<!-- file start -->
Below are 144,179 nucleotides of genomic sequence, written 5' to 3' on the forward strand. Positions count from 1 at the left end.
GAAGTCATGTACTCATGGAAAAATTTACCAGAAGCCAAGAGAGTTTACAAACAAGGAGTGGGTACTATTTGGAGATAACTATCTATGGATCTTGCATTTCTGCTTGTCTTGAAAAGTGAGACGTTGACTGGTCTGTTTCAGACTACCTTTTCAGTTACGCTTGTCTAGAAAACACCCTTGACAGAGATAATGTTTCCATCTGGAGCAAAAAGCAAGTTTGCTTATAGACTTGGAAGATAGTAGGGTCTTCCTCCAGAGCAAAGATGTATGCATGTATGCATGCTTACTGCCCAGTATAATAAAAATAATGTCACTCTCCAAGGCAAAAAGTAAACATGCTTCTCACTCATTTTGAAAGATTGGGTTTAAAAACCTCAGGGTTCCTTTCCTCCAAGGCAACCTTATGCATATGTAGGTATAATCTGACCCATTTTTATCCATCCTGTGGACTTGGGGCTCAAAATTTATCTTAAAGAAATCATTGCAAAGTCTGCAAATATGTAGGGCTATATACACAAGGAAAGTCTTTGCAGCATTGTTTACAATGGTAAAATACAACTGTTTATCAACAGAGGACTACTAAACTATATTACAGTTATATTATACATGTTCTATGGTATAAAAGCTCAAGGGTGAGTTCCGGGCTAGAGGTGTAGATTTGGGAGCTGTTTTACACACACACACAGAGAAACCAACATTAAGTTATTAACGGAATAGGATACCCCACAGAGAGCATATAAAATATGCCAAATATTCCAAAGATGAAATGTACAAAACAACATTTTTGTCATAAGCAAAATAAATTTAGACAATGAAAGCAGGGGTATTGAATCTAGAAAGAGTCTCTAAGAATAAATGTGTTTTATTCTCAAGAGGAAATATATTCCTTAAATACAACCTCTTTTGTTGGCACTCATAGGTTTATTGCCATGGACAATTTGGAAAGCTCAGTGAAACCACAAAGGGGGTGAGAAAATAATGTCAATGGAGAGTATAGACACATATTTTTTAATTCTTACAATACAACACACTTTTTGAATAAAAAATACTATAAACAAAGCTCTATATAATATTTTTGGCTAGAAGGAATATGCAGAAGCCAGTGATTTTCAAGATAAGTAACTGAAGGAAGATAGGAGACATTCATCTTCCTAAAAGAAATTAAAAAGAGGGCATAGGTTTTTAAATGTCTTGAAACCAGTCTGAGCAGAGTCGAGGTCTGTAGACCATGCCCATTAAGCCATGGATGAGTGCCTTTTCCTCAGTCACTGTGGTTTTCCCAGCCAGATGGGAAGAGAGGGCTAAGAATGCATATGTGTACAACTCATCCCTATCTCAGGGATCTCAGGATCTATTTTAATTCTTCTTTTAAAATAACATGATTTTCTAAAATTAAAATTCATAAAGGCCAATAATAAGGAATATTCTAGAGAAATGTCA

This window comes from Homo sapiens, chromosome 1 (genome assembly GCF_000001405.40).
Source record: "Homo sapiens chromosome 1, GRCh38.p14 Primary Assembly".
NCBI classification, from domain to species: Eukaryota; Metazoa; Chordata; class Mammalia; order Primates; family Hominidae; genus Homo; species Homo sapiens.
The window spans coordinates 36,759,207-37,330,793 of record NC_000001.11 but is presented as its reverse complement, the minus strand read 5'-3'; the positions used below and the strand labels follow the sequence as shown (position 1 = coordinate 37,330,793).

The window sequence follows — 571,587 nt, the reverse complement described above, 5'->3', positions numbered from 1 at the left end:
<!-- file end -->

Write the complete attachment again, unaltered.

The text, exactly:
Below are 144,179 nucleotides of genomic sequence, written 5' to 3' on the forward strand. Positions count from 1 at the left end.
GAAGTCATGTACTCATGGAAAAATTTACCAGAAGCCAAGAGAGTTTACAAACAAGGAGTGGGTACTATTTGGAGATAACTATCTATGGATCTTGCATTTCTGCTTGTCTTGAAAAGTGAGACGTTGACTGGTCTGTTTCAGACTACCTTTTCAGTTACGCTTGTCTAGAAAACACCCTTGACAGAGATAATGTTTCCATCTGGAGCAAAAAGCAAGTTTGCTTATAGACTTGGAAGATAGTAGGGTCTTCCTCCAGAGCAAAGATGTATGCATGTATGCATGCTTACTGCCCAGTATAATAAAAATAATGTCACTCTCCAAGGCAAAAAGTAAACATGCTTCTCACTCATTTTGAAAGATTGGGTTTAAAAACCTCAGGGTTCCTTTCCTCCAAGGCAACCTTATGCATATGTAGGTATAATCTGACCCATTTTTATCCATCCTGTGGACTTGGGGCTCAAAATTTATCTTAAAGAAATCATTGCAAAGTCTGCAAATATGTAGGGCTATATACACAAGGAAAGTCTTTGCAGCATTGTTTACAATGGTAAAATACAACTGTTTATCAACAGAGGACTACTAAACTATATTACAGTTATATTATACATGTTCTATGGTATAAAAGCTCAAGGGTGAGTTCCGGGCTAGAGGTGTAGATTTGGGAGCTGTTTTACACACACACACAGAGAAACCAACATTAAGTTATTAACGGAATAGGATACCCCACAGAGAGCATATAAAATATGCCAAATATTCCAAAGATGAAATGTACAAAACAACATTTTTGTCATAAGCAAAATAAATTTAGACAATGAAAGCAGGGGTATTGAATCTAGAAAGAGTCTCTAAGAATAAATGTGTTTTATTCTCAAGAGGAAATATATTCCTTAAATACAACCTCTTTTGTTGGCACTCATAGGTTTATTGCCATGGACAATTTGGAAAGCTCAGTGAAACCACAAAGGGGGTGAGAAAATAATGTCAATGGAGAGTATAGACACATATTTTTTAATTCTTACAATACAACACACTTTTTGAATAAAAAATACTATAAACAAAGCTCTATATAATATTTTTGGCTAGAAGGAATATGCAGAAGCCAGTGATTTTCAAGATAAGTAACTGAAGGAAGATAGGAGACATTCATCTTCCTAAAAGAAATTAAAAAGAGGGCATAGGTTTTTAAATGTCTTGAAACCAGTCTGAGCAGAGTCGAGGTCTGTAGACCATGCCCATTAAGCCATGGATGAGTGCCTTTTCCTCAGTCACTGTGGTTTTCCCAGCCAGATGGGAAGAGAGGGCTAAGAATGCATATGTGTACAACTCATCCCTATCTCAGGGATCTCAGGATCTATTTTAATTCTTCTTTTAAAATAACATGATTTTCTAAAATTAAAATTCATAAAGGCCAATAATAAGGAATATTCTAGAGAAATGTCA

This window comes from Homo sapiens, chromosome 1 (genome assembly GCF_000001405.40).
Source record: "Homo sapiens chromosome 1, GRCh38.p14 Primary Assembly".
NCBI classification, from domain to species: Eukaryota; Metazoa; Chordata; class Mammalia; order Primates; family Hominidae; genus Homo; species Homo sapiens.
The window spans coordinates 36,759,207-37,330,793 of record NC_000001.11 but is presented as its reverse complement, the minus strand read 5'-3'; the positions used below and the strand labels follow the sequence as shown (position 1 = coordinate 37,330,793).

The window sequence follows — 571,587 nt, the reverse complement described above, 5'->3', positions numbered from 1 at the left end: